Radical changes as more than 22,000 APs join regular force

Administration Police officers disperse protesting youths in Kisumu County on September 30, 2018. (File, Standard)
Over 22,000 Administration Police officers are set to be converted to Kenya Police in a move that will also pave the way for far-reaching changes in administration.

Slightly over 25,000 APs will be left to manage the core duties – border patrol, rapid deployment, security of Government installations and anti-stock theft campaigns.

The conversion is structured to begin this October through a series of sensitisation programmes before the officers are taken to Kenya Police Training College, Kiganjo, and the Administration Police Training College for re-orientation.

Those who have seen the proposals for structural changes say more than 3,600 chiefs’ camps across the country will be turned into police posts. All the country’s 1,520 wards will have police stations while the current constituencies will have police divisions as part of efforts to devolve services across the country.

Further, the Anti-Stock Theft Unit will now be run under the Administration Police. The unit will join Rapid Deployment Unit, Rural Border Patrol Unit and Security of Government Buildings Unit, which will remain under the APS.

These are part of the proposed structural changes in the service that would be unveiled if the Government adopts a report ready for action. According to an internal communication in the service, the 22,000 transiting officers will be those who joined the service before 2011. They will be retrained in batches. The remaining group will be taken for a refresher course at the AP Kanyonyo College in Machakos before being redeployed. 

In the planned changes, the service will also adopt new standards for operation. This will also see most resources that are scattered in the service consolidated under one command in a given area. For instance, all police vehicles in a given division will be managed and run by the local Officer Commanding Police Division (OCPD).

The changes will also see APs focus on their main role of protecting the country’s strategic installations, VIP protection and border security.

Already, the service is taking over the manning of the Kenya-Somalia border by ensuring all other police stations near there are removed.

Police housing

A team of 100 officers have been sent to India to learn how camels are used in patrolling the Himalayas border.

The revelation came as Interior Cabinet Secretary Fred Matiang’i and Inspector General of Police Joseph Boinnet refuted claims that the AP would be disbanded.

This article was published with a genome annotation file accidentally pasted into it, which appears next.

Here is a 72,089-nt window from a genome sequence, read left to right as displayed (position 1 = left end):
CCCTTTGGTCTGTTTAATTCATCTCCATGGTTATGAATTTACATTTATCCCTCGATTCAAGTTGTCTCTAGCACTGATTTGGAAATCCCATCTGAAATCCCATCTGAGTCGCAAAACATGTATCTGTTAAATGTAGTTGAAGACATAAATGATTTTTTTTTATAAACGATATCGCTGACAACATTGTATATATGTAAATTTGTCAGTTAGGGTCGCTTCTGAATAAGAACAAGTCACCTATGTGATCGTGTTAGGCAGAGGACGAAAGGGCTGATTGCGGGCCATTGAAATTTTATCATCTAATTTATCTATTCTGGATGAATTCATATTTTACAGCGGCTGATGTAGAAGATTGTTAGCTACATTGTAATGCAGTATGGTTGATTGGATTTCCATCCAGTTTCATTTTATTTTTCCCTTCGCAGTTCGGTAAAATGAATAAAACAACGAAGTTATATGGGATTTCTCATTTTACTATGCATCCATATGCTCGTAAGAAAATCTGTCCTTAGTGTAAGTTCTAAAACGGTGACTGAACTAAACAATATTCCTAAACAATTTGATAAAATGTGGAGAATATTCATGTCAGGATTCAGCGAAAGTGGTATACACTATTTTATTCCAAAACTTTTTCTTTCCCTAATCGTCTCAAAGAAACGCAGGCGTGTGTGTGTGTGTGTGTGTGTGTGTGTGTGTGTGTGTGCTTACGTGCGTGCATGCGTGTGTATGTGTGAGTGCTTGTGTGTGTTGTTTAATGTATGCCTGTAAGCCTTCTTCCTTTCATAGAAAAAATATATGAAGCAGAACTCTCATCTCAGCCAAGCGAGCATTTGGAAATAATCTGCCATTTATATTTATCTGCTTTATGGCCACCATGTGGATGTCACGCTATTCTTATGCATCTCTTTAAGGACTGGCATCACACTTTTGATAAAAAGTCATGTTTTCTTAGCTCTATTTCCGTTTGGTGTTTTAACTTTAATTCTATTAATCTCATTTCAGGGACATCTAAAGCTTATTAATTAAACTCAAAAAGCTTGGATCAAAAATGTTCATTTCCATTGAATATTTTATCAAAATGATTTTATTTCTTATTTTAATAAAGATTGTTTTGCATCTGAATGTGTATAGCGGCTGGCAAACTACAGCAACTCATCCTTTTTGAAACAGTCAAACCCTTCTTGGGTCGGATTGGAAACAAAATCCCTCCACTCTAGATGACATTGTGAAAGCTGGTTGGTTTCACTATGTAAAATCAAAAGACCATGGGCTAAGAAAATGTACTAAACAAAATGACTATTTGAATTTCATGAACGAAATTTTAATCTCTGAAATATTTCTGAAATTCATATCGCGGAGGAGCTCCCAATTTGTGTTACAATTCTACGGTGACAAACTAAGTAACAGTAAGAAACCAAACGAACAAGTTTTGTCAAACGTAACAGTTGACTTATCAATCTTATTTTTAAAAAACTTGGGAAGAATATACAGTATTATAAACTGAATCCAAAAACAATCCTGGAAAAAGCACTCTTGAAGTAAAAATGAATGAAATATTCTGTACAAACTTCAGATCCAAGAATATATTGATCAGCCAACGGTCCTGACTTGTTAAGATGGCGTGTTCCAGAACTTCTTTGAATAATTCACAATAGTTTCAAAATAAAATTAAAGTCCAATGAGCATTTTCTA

Instead, the CS said the unit will be re-organised and reformed for effective service delivery to Kenyans.

The proposed reforms, which include restructuring the police force as well as ensuring better police housing, according to Matiang’i, are long overdue.

“Nobody is intending to disband the AP service. The two services are provided for in the Constitution. What we are working on is a reform process and not a revolution. We are engaged in reforms strictly according to the law,” Matiang’i said.

Boinnet said instructions from President Uhuru Kenyatta are to have the police command structure and housing issue relooked at as part of the security sector reforms. “Our intention is to create more robust, responsive general duty, border police and units that take care of our critical infrastructure and fight banditry.”

They spoke during a quarterly police chiefs meeting that brings together the regional and county security committee bosses held once a year.

In addressing the thorny issue of police housing, the Interior Ministry and the National Police Service are seeking to have accommodation of serving officers improved besides their general welfare.

This will include construction of offices for new sub-counties and refurbishment of residences to improve service delivery, training of more administrative officers and other security officers on capacity improvement and promotional courses.

The officers will also be provided with accommodation allowances.

The joint meeting for regional and county security committees is meant to take stock of the security issues across the country and develop strategies to address emerging challenges.

“It provides a useful platform for buttressing our synergies in coordination of security services and operations in realisation of the sustainable development goals, Vision 2030 and in particular, the Big Four Agenda,” Matiang’i said.

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